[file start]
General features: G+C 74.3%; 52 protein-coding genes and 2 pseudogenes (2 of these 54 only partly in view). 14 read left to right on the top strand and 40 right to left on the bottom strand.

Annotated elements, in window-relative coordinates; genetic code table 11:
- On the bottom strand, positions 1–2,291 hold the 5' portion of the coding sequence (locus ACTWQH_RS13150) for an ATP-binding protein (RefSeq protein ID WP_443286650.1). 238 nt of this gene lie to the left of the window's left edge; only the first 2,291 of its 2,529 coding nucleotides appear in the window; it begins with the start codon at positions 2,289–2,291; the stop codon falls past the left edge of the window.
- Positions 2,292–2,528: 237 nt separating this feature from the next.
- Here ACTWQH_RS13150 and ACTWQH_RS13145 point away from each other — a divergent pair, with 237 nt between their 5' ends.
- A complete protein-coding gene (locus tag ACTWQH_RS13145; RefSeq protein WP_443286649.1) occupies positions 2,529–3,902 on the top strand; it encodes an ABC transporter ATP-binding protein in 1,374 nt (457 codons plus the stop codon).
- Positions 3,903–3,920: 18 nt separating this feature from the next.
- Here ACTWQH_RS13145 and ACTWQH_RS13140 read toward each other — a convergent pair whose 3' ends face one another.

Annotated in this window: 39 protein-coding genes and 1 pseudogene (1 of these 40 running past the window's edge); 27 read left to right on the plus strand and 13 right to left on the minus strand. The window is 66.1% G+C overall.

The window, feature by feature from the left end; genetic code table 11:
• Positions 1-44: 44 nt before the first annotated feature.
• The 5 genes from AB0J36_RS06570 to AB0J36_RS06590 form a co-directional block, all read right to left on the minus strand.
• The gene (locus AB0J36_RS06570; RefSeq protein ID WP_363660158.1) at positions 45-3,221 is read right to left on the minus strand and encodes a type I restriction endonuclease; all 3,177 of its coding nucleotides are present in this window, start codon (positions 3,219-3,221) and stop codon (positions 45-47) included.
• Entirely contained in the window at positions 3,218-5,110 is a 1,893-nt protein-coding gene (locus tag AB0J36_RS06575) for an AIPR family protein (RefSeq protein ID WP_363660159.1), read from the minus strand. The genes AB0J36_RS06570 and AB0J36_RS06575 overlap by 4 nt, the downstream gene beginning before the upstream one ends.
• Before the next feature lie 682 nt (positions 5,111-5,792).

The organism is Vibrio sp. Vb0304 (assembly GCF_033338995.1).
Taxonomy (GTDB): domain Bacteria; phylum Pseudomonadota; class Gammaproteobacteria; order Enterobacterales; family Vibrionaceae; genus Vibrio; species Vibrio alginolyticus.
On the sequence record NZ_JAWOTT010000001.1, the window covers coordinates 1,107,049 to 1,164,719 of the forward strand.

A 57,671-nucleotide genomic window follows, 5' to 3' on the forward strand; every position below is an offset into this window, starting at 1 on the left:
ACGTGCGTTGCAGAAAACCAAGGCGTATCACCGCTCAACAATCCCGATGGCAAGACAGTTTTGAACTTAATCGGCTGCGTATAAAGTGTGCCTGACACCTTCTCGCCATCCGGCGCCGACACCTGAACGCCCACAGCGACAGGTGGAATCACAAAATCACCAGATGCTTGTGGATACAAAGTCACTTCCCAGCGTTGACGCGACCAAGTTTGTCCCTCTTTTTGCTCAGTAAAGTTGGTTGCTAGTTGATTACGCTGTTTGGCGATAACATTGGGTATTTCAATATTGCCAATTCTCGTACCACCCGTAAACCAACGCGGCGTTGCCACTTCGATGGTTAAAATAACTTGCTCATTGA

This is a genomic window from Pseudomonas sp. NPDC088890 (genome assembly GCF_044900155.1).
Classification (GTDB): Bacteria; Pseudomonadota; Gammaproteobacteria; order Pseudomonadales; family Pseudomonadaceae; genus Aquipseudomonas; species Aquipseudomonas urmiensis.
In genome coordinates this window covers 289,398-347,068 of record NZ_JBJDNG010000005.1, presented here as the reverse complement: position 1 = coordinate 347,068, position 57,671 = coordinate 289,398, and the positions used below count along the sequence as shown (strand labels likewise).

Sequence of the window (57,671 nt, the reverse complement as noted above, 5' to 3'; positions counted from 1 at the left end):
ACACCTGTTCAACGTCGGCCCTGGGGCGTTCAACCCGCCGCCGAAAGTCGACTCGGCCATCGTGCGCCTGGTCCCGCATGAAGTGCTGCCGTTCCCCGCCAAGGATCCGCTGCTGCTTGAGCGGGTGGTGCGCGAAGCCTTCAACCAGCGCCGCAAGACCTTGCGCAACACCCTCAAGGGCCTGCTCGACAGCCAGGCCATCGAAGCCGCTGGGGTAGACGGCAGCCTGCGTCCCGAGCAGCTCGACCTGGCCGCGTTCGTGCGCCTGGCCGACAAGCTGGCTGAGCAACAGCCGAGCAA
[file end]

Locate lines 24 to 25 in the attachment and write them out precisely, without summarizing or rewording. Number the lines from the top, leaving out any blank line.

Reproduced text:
Sequence of the window (57,671 nt, the reverse complement as noted above, 5' to 3'; positions counted from 1 at the left end):
ACACCTGTTCAACGTCGGCCCTGGGGCGTTCAACCCGCCGCCGAAAGTCGACTCGGCCATCGTGCGCCTGGTCCCGCATGAAGTGCTGCCGTTCCCCGCCAAGGATCCGCTGCTGCTTGAGCGGGTGGTGCGCGAAGCCTTCAACCAGCGCCGCAAGACCTTGCGCAACACCCTCAAGGGCCTGCTCGACAGCCAGGCCATCGAAGCCGCTGGGGTAGACGGCAGCCTGCGTCCCGAGCAGCTCGACCTGGCCGCGTTCGTGCGCCTGGCCGACAAGCTGGCTGAGCAACAGCCGAGCAA